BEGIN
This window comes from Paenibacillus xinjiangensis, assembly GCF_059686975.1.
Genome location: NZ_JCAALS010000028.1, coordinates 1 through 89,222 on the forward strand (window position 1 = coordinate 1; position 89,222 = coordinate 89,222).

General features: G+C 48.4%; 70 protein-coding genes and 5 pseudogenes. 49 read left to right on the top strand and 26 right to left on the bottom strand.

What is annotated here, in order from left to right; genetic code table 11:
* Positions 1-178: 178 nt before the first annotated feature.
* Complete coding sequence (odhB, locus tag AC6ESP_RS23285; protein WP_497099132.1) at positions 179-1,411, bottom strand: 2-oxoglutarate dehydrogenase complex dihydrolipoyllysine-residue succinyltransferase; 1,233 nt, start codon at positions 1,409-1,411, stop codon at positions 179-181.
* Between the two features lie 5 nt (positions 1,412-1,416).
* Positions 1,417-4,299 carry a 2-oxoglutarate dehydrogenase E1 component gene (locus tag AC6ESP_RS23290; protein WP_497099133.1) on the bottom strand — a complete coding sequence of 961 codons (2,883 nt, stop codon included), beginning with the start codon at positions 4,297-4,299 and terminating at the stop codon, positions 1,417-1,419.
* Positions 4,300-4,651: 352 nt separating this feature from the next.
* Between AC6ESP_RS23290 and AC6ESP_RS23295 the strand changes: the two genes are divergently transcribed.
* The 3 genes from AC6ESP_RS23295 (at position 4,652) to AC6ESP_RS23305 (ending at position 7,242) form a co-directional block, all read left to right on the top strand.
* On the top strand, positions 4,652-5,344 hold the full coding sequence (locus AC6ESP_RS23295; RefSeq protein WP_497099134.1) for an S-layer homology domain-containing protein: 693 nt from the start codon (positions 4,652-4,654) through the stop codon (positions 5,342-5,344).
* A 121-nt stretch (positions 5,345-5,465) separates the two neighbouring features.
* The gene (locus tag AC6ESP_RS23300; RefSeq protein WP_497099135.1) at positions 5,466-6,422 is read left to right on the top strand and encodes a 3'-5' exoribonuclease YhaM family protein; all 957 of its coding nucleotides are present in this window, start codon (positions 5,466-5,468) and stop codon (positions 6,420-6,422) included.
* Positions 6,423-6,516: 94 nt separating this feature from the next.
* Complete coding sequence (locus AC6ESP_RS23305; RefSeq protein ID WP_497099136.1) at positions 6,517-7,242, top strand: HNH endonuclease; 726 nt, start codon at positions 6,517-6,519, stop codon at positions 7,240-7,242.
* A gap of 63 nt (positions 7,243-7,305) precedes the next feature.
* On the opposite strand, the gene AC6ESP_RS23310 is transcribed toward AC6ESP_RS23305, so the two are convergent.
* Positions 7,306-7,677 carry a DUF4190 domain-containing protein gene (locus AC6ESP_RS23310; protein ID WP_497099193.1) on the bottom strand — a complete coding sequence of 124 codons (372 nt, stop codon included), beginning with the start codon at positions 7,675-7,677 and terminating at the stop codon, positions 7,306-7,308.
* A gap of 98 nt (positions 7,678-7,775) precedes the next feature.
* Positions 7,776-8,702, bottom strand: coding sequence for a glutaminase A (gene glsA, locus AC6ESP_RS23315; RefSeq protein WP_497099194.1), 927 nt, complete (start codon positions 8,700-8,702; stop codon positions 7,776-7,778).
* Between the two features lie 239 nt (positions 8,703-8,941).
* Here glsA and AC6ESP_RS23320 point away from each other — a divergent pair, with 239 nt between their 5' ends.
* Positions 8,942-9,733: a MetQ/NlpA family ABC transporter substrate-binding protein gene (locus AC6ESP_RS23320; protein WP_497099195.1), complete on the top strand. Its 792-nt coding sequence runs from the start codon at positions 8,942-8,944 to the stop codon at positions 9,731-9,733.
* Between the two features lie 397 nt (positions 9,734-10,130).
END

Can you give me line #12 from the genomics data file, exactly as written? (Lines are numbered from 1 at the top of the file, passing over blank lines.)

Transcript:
* On the top strand, positions 4,652-5,344 hold the full coding sequence (locus AC6ESP_RS23295; RefSeq protein WP_497099134.1) for an S-layer homology domain-containing protein: 693 nt from the start codon (positions 4,652-4,654) through the stop codon (positions 5,342-5,344).